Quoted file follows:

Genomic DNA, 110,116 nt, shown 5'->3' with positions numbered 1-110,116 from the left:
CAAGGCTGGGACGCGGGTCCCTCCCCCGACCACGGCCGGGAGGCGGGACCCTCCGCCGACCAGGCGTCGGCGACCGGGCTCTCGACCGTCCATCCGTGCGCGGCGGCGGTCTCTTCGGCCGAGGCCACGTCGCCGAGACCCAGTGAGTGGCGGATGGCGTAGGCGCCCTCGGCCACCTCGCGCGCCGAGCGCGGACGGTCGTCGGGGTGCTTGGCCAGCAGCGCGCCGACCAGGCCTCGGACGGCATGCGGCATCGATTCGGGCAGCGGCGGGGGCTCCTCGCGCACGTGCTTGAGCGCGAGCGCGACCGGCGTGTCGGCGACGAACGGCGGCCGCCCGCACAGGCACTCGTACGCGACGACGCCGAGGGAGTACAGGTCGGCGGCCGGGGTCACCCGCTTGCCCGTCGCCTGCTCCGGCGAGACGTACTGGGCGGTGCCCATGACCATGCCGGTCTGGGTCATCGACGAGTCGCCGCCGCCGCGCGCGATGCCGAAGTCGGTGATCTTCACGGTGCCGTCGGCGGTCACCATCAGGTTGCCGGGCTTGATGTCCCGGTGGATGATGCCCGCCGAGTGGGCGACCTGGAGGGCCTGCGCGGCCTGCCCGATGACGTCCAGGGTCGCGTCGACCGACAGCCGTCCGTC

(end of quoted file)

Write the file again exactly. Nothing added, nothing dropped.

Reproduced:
Genomic DNA, 110,116 nt, shown 5'->3' with positions numbered 1-110,116 from the left:
CAAGGCTGGGACGCGGGTCCCTCCCCCGACCACGGCCGGGAGGCGGGACCCTCCGCCGACCAGGCGTCGGCGACCGGGCTCTCGACCGTCCATCCGTGCGCGGCGGCGGTCTCTTCGGCCGAGGCCACGTCGCCGAGACCCAGTGAGTGGCGGATGGCGTAGGCGCCCTCGGCCACCTCGCGCGCCGAGCGCGGACGGTCGTCGGGGTGCTTGGCCAGCAGCGCGCCGACCAGGCCTCGGACGGCATGCGGCATCGATTCGGGCAGCGGCGGGGGCTCCTCGCGCACGTGCTTGAGCGCGAGCGCGACCGGCGTGTCGGCGACGAACGGCGGCCGCCCGCACAGGCACTCGTACGCGACGACGCCGAGGGAGTACAGGTCGGCGGCCGGGGTCACCCGCTTGCCCGTCGCCTGCTCCGGCGAGACGTACTGGGCGGTGCCCATGACCATGCCGGTCTGGGTCATCGACGAGTCGCCGCCGCCGCGCGCGATGCCGAAGTCGGTGATCTTCACGGTGCCGTCGGCGGTCACCATCAGGTTGCCGGGCTTGATGTCCCGGTGGATGATGCCCGCCGAGTGGGCGACCTGGAGGGCCTGCGCGGCCTGCCCGATGACGTCCAGGGTCGCGTCGACCGACAGCCGTCCGTC